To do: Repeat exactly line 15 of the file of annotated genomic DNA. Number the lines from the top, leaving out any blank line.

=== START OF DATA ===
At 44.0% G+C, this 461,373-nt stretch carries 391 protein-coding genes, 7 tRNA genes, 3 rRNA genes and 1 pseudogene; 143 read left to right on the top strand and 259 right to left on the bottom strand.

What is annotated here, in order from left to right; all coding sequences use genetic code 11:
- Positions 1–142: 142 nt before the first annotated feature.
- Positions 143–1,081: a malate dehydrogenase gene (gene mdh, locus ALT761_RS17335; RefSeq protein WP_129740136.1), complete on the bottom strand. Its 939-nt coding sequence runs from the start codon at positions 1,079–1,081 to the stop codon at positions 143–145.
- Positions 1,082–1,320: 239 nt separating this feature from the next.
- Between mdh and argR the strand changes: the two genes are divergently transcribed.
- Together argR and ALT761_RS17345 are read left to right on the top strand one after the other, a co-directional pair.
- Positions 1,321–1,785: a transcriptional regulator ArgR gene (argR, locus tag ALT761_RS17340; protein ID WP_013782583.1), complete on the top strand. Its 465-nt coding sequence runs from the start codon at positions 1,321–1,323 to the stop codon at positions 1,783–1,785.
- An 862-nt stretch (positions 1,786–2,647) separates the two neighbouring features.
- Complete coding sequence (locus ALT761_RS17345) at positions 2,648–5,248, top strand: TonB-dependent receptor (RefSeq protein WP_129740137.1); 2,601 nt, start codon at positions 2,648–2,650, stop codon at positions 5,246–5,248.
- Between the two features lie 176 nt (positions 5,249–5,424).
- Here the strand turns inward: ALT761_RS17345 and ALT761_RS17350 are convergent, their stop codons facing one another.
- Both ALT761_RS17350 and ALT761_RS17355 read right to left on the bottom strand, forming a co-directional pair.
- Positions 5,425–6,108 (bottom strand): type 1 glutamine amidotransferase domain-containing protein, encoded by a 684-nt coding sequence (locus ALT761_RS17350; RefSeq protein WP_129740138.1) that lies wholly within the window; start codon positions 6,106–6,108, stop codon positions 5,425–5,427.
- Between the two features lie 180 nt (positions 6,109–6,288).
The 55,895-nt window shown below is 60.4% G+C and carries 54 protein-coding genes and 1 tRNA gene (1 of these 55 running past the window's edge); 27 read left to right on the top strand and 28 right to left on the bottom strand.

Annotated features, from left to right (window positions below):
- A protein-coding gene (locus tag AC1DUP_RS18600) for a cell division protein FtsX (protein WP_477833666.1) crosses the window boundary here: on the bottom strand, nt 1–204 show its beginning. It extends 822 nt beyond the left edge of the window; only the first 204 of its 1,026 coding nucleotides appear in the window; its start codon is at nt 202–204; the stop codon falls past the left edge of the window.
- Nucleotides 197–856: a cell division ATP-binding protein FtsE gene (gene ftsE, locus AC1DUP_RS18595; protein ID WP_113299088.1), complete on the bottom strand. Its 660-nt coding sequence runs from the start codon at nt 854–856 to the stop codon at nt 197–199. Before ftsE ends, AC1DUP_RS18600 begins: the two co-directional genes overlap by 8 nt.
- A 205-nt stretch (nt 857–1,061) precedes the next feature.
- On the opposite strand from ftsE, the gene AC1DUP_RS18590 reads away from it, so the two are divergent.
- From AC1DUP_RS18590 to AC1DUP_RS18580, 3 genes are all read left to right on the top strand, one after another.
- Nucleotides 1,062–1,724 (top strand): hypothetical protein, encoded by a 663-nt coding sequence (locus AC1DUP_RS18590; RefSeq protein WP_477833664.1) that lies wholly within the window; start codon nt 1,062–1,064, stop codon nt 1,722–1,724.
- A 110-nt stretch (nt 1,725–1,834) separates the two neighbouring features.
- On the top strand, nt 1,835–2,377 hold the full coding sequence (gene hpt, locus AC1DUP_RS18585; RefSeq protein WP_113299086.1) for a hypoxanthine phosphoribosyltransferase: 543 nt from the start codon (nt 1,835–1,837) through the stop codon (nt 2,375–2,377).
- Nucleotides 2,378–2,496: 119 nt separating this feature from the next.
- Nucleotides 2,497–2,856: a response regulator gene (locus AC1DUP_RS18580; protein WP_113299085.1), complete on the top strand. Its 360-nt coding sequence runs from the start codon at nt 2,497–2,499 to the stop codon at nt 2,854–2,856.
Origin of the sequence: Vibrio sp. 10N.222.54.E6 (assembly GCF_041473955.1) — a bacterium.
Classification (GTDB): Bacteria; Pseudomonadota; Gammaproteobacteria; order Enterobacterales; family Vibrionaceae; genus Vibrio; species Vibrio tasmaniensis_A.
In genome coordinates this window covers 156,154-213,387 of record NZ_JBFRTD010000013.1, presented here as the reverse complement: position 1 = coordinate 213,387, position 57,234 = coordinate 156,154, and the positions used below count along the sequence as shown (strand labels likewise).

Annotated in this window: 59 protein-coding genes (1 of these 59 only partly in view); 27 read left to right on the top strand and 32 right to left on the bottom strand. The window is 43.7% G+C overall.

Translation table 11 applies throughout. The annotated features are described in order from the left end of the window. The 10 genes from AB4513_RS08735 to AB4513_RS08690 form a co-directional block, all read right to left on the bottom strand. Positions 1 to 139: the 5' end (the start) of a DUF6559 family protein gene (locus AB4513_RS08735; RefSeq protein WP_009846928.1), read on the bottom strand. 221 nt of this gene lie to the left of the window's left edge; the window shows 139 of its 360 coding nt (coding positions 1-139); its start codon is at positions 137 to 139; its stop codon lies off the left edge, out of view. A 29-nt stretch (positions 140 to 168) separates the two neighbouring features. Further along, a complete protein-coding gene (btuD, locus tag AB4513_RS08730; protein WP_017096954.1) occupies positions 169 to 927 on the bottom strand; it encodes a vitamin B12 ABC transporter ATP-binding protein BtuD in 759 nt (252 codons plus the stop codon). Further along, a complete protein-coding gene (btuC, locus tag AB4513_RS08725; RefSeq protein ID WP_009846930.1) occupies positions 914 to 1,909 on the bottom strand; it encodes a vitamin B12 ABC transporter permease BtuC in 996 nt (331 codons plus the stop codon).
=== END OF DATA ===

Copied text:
- Between the two features lie 180 nt (positions 6,109–6,288).